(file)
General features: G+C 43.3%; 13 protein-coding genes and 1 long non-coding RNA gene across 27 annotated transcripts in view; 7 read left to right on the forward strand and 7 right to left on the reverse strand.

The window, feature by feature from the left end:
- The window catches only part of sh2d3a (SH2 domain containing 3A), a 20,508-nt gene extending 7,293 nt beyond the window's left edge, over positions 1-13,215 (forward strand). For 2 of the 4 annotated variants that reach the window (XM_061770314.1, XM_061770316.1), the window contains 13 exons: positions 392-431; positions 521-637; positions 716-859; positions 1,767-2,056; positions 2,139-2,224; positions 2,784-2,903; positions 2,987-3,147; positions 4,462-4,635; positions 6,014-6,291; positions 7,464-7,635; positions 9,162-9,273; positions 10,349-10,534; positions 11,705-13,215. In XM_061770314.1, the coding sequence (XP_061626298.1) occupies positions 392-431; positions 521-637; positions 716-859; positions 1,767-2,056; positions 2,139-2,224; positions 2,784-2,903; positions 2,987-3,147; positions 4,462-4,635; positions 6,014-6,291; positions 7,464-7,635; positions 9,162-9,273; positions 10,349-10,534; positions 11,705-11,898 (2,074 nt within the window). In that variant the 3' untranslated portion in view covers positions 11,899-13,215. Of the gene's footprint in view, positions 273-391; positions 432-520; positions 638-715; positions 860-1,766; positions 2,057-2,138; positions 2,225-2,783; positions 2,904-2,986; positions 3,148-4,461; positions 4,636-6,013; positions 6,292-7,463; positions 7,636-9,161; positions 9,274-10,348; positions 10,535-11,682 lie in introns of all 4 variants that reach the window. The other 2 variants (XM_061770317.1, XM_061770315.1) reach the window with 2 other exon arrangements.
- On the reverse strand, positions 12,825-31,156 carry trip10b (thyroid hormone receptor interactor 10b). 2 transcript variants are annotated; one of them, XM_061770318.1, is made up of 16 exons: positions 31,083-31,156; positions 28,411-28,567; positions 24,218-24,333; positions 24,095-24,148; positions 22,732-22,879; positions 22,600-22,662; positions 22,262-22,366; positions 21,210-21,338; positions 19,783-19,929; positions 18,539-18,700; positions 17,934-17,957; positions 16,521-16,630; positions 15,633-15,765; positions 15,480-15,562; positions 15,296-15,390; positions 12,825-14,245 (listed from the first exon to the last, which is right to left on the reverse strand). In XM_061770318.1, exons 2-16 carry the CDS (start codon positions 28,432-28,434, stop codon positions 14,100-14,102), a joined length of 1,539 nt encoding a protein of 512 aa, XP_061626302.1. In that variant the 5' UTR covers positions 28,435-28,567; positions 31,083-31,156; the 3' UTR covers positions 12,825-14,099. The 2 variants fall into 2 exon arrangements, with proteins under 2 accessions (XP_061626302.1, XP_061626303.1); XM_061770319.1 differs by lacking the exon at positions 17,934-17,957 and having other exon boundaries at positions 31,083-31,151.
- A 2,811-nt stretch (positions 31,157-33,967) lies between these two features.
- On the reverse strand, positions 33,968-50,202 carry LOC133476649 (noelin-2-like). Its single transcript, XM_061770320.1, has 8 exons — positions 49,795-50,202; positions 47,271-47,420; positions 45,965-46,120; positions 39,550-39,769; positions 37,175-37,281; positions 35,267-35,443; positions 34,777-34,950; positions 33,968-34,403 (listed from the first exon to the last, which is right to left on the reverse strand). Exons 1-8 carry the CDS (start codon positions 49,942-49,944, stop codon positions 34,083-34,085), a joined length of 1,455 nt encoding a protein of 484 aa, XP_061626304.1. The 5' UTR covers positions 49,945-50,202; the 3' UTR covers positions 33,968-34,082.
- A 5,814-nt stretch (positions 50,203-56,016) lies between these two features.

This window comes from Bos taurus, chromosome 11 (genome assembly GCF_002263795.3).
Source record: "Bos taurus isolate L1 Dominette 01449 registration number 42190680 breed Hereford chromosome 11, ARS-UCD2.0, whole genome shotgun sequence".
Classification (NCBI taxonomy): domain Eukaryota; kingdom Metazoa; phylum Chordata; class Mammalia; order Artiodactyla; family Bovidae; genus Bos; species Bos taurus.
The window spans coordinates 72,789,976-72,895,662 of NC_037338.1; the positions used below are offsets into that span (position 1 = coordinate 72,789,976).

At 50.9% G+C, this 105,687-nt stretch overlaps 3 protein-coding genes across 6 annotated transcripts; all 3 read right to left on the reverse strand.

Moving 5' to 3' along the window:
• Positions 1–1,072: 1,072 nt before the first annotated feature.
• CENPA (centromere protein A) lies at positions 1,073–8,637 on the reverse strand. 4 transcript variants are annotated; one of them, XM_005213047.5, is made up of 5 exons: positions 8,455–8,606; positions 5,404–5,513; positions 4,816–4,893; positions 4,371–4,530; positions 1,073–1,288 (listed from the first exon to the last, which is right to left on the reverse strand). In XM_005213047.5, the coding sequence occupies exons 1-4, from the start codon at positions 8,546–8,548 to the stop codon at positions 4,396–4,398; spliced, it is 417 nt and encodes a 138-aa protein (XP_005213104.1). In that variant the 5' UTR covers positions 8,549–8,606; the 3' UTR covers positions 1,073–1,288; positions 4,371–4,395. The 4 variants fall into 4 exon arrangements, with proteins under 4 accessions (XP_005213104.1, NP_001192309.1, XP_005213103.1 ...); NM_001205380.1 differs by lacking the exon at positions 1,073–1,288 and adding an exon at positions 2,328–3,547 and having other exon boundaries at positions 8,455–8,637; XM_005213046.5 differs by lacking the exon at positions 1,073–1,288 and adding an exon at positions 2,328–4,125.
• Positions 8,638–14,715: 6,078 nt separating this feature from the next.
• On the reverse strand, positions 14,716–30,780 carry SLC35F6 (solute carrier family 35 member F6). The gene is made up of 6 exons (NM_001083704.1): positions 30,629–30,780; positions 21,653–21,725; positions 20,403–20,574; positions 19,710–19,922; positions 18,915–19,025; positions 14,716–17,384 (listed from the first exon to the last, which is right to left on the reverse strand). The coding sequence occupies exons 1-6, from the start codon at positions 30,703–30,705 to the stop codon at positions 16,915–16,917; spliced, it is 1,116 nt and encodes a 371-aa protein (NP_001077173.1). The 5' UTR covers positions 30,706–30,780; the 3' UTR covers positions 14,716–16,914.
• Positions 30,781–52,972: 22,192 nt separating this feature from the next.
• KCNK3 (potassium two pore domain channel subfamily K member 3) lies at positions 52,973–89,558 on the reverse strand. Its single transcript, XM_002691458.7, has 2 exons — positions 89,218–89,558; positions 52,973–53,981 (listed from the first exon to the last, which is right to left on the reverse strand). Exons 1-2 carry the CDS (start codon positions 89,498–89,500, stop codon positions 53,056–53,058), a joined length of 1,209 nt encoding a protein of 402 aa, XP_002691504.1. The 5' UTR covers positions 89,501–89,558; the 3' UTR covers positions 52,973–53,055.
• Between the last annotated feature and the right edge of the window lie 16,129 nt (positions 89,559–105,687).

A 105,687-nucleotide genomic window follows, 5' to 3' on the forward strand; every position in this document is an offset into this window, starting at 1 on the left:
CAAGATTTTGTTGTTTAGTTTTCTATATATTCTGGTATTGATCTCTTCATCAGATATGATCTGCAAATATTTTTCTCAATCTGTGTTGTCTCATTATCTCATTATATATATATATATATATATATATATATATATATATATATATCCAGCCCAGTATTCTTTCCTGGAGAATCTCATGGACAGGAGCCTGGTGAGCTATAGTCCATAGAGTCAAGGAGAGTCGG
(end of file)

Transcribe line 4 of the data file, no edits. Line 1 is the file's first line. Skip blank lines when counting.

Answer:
- On the reverse strand, positions 12,825-31,156 carry trip10b (thyroid hormone receptor interactor 10b). 2 transcript variants are annotated; one of them, XM_061770318.1, is made up of 16 exons: positions 31,083-31,156; positions 28,411-28,567; positions 24,218-24,333; positions 24,095-24,148; positions 22,732-22,879; positions 22,600-22,662; positions 22,262-22,366; positions 21,210-21,338; positions 19,783-19,929; positions 18,539-18,700; positions 17,934-17,957; positions 16,521-16,630; positions 15,633-15,765; positions 15,480-15,562; positions 15,296-15,390; positions 12,825-14,245 (listed from the first exon to the last, which is right to left on the reverse strand). In XM_061770318.1, exons 2-16 carry the CDS (start codon positions 28,432-28,434, stop codon positions 14,100-14,102), a joined length of 1,539 nt encoding a protein of 512 aa, XP_061626302.1. In that variant the 5' UTR covers positions 28,435-28,567; positions 31,083-31,156; the 3' UTR covers positions 12,825-14,099. The 2 variants fall into 2 exon arrangements, with proteins under 2 accessions (XP_061626302.1, XP_061626303.1); XM_061770319.1 differs by lacking the exon at positions 17,934-17,957 and having other exon boundaries at positions 31,083-31,151.